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Redhill initiates Phase II study of Bekinda in IBS-D

12 April 2016  •  Author: Victoria White, Digital Content Producer

RedHill has initiated a Phase II clinical study evaluating the safety and efficacy of Bekinda 12 mg in patients with diarrhoea-predominant irritable bowel syndrome (IBS-D).

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Bekinda is a proprietary, extended-release, once-daily oral pill formulation of the antiemetic drug ondansetron, targeting multiple gastrointestinal indications. 5-HT3 antagonists such as ondansetron, the active pharmaceutical ingredient in Bekinda, have been shown to slow intestinal transit time in humans. Alosetron (Lotronex), a 5-HT3 antagonist of the same class of drugs as ondansetron, the active ingredient in Bekinda, has been approved for the treatment of women with severe chronic IBS-D but is under a restricted prescribing (REMS) programme due to potential severe side effects. Ondansetron, approved by the US FDA as an oncology support antiemetic, has demonstrated activity in IBS-D in preliminary studies and, in light of its good safety profile, RedHill believes that Bekinda, if approved, has the potential to be a preferred once-daily treatment for a broad segment of patients suffering from IBS-D.

The randomised, double-blind, 2-arm parallel group Phase II clinical study is designed to evaluate the safety and efficacy of Bekinda 12 mg in patients suffering from IBS-D. Patients will be randomised 60:40 to receive either the therapy or a placebo, once daily, for a period of eight weeks. The primary endpoint for the study is the proportion of patients in each treatment group with response in stool consistency as compared to baseline, per FDA guidance definition. Secondary endpoints include the proportion of patients in each treatment group who are pain responders and the proportion of patients in each treatment group who are responders to the combined endpoints of stool consistency and pain, per FDA guidance definition.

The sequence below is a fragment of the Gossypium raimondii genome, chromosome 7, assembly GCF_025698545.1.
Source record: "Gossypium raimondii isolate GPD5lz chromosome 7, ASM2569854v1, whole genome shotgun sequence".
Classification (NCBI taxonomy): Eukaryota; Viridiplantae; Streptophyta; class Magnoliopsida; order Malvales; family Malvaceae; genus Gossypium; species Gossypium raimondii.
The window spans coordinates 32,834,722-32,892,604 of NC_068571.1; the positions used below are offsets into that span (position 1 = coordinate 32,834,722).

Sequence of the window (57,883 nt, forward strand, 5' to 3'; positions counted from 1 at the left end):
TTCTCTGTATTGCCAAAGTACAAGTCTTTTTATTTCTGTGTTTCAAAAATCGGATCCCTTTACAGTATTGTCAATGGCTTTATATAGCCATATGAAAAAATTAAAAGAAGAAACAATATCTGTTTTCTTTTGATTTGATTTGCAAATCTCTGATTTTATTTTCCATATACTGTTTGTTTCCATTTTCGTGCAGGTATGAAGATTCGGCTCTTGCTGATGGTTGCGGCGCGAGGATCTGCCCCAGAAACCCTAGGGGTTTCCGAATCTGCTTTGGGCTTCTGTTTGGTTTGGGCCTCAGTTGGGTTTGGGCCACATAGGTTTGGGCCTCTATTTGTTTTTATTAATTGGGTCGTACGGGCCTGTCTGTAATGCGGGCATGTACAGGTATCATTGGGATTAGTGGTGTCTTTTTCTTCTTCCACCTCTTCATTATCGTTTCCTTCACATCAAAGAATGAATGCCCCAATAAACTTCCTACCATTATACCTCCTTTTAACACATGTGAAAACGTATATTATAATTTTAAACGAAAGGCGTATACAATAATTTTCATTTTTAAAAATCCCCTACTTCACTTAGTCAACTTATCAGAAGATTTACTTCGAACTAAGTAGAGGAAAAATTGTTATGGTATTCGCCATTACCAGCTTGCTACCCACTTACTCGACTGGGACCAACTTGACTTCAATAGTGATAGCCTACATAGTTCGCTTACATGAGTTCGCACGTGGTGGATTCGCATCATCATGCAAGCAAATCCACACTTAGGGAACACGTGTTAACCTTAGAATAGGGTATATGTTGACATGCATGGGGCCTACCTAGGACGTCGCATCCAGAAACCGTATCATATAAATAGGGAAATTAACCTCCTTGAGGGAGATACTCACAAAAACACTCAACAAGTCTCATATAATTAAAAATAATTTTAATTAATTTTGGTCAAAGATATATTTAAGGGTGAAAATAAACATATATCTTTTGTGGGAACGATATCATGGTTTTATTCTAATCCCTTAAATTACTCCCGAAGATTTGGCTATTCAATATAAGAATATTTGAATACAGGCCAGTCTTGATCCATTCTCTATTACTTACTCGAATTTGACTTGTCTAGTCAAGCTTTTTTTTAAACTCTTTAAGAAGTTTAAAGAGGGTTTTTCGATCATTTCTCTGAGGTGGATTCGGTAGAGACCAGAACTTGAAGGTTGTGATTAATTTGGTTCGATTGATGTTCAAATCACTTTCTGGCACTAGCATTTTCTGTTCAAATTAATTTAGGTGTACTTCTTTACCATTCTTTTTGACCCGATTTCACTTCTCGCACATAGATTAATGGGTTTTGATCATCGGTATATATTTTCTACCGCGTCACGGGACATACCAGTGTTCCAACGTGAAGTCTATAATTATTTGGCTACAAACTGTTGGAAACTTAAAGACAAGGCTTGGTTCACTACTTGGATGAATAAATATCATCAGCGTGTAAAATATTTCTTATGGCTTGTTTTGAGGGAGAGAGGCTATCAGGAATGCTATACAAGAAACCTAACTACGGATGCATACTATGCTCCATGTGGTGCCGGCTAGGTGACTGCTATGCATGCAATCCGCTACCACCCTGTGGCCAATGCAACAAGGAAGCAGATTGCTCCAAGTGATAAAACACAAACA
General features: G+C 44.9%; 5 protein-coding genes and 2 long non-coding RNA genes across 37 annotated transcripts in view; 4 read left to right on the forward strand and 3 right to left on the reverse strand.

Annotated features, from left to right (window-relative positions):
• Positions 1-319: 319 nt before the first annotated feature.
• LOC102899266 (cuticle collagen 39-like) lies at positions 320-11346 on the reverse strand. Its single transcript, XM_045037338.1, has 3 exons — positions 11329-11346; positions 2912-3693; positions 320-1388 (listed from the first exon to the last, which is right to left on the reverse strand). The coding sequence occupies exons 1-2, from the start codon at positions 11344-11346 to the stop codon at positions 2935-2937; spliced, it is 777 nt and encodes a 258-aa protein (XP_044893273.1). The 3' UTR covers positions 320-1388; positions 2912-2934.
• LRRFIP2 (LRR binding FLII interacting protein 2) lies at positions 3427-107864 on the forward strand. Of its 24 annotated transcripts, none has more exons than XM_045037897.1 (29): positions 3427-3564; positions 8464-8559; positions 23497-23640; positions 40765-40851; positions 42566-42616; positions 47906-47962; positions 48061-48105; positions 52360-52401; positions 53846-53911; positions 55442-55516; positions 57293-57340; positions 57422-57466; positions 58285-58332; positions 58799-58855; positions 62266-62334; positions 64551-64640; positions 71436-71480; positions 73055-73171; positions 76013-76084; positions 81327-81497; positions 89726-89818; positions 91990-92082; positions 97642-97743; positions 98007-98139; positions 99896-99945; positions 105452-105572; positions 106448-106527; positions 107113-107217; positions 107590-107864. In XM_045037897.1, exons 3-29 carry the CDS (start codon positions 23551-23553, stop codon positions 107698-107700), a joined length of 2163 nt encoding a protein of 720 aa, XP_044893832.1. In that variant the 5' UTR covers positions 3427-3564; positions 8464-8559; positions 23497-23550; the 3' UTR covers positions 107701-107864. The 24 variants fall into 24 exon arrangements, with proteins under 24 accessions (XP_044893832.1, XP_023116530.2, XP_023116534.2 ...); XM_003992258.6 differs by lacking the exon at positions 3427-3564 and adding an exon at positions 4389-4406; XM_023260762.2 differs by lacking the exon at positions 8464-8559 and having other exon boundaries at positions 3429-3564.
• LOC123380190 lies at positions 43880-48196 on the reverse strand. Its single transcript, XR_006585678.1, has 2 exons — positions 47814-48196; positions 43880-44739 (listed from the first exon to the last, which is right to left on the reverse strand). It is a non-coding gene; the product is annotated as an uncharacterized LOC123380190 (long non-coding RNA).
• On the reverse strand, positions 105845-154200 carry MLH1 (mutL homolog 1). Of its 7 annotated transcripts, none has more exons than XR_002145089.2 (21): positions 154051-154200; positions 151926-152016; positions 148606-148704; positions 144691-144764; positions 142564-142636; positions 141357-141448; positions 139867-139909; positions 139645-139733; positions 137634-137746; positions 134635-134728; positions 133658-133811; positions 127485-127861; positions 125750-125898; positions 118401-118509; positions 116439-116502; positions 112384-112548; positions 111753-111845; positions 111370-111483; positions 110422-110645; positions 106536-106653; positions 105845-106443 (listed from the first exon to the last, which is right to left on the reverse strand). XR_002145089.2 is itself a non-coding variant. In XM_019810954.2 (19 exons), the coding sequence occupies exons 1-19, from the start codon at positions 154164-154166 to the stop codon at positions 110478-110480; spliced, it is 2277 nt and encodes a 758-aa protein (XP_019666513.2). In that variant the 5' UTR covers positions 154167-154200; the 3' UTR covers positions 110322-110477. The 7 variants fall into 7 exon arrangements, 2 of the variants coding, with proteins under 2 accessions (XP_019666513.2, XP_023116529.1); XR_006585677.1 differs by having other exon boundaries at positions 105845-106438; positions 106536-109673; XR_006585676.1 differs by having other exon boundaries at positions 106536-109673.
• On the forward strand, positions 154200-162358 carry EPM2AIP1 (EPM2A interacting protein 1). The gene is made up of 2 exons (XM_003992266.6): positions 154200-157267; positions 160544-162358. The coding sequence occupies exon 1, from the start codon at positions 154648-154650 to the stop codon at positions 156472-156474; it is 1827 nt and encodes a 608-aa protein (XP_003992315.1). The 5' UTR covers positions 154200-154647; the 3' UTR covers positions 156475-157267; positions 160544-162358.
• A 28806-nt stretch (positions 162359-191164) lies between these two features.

Phase III GUARD study of Bekinda continues

Commenting on the initiation of the Phase II study, Gilead Raday, RedHill’s Chief Operating Officer, said: “We are excited to initiate this study of Bekinda for IBS-D, a debilitating disorder affecting millions of people worldwide with few approved therapies and a significant unmet medical need. This study follows publications demonstrating that ondansetron, the active ingredient in Bekinda, may be an effective and safe treatment for IBS-D. We also continue to advance the Phase III GUARD study of Bekinda for acute gastroenteritis and gastritis, currently ongoing in the US, with top-line results expected during the second half of this year.”

IBS is one of the most common GI disorders. The US potential market alone for IBS-D treatments is estimated to exceed $1.3 billion by 2020.

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